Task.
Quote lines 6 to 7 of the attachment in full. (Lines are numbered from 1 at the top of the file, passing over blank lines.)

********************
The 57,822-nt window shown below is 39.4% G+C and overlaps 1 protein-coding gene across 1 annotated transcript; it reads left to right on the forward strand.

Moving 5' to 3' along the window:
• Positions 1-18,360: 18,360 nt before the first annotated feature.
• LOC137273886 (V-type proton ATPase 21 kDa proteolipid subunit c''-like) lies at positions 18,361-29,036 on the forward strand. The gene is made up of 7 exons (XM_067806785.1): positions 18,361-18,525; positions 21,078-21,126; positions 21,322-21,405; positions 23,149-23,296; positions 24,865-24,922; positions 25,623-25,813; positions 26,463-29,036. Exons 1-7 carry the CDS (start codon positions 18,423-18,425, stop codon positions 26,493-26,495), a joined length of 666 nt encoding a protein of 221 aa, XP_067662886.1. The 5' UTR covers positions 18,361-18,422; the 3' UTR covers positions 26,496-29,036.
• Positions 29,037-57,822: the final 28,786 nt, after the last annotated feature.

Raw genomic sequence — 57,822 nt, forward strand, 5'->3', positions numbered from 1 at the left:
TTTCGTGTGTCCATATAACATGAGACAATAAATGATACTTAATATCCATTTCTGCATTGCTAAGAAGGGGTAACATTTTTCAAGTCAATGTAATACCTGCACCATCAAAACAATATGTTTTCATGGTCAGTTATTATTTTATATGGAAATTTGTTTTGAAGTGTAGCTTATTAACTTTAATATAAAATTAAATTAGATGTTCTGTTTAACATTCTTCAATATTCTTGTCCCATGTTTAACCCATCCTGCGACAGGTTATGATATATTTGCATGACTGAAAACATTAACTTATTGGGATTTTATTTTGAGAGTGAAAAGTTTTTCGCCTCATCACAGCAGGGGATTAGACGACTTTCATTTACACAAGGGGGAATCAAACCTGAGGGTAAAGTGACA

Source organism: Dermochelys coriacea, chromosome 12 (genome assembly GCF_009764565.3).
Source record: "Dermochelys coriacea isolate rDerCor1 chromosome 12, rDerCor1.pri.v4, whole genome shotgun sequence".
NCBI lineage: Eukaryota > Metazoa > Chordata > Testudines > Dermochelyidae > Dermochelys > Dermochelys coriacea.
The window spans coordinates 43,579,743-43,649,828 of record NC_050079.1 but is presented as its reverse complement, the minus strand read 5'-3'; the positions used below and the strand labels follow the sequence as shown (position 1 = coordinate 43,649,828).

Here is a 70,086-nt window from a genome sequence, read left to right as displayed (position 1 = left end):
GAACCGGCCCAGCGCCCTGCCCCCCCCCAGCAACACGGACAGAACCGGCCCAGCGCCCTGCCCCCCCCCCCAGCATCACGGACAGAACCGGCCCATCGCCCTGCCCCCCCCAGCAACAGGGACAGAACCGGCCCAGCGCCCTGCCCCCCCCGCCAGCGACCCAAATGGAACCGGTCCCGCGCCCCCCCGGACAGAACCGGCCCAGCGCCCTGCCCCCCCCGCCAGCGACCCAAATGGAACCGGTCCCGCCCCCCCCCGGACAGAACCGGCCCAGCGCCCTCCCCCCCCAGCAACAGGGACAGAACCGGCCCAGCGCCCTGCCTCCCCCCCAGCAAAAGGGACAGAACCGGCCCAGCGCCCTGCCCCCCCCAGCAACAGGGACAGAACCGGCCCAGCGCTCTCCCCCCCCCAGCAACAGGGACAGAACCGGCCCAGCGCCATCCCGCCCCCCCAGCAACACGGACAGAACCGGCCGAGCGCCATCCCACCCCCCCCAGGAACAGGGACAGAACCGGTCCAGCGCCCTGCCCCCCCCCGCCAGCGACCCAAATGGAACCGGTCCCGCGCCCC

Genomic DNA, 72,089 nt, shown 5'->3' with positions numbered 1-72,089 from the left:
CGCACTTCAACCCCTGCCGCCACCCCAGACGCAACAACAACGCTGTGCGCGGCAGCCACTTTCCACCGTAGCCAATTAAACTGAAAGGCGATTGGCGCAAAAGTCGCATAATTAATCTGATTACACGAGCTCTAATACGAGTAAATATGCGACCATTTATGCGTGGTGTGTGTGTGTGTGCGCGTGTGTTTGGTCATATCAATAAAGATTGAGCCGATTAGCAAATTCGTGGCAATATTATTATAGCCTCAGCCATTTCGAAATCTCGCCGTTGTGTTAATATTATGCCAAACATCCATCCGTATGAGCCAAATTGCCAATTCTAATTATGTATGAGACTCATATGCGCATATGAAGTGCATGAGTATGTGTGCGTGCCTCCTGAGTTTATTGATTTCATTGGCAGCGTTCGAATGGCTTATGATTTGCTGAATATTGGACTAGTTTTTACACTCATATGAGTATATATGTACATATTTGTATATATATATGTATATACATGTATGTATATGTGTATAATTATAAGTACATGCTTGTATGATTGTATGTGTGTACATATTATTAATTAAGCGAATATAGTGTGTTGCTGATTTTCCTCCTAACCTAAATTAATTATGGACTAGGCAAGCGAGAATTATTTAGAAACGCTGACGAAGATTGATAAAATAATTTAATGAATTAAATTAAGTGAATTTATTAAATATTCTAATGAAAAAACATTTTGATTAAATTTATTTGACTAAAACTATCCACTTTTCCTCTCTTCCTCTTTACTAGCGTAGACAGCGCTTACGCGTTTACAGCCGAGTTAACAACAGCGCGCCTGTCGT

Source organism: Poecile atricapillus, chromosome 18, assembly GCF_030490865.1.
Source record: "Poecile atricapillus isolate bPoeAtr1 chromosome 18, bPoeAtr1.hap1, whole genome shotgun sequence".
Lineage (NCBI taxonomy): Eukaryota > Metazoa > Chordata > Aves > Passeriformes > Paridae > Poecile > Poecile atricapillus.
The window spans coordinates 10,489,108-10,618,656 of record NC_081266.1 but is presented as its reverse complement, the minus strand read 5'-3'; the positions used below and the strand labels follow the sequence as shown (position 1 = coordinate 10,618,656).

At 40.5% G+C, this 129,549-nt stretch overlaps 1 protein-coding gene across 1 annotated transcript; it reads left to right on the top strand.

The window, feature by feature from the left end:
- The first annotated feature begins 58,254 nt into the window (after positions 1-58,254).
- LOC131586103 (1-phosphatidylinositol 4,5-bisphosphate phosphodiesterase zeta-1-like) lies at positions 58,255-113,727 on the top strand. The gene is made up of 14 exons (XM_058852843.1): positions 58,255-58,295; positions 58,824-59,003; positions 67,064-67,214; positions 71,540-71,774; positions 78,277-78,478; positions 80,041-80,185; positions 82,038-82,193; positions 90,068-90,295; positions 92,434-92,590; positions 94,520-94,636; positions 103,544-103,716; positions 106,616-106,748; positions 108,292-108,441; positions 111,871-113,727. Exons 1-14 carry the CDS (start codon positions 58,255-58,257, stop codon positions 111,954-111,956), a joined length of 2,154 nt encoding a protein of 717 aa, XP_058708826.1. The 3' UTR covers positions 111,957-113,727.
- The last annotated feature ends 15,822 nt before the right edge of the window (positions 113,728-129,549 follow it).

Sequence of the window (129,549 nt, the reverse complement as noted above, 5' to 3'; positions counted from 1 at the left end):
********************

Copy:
Raw genomic sequence — 57,822 nt, forward strand, 5'->3', positions numbered from 1 at the left:
TTTCGTGTGTCCATATAACATGAGACAATAAATGATACTTAATATCCATTTCTGCATTGCTAAGAAGGGGTAACATTTTTCAAGTCAATGTAATACCTGCACCATCAAAACAATATGTTTTCATGGTCAGTTATTATTTTATATGGAAATTTGTTTTGAAGTGTAGCTTATTAACTTTAATATAAAATTAAATTAGATGTTCTGTTTAACATTCTTCAATATTCTTGTCCCATGTTTAACCCATCCTGCGACAGGTTATGATATATTTGCATGACTGAAAACATTAACTTATTGGGATTTTATTTTGAGAGTGAAAAGTTTTTCGCCTCATCACAGCAGGGGATTAGACGACTTTCATTTACACAAGGGGGAATCAAACCTGAGGGTAAAGTGACA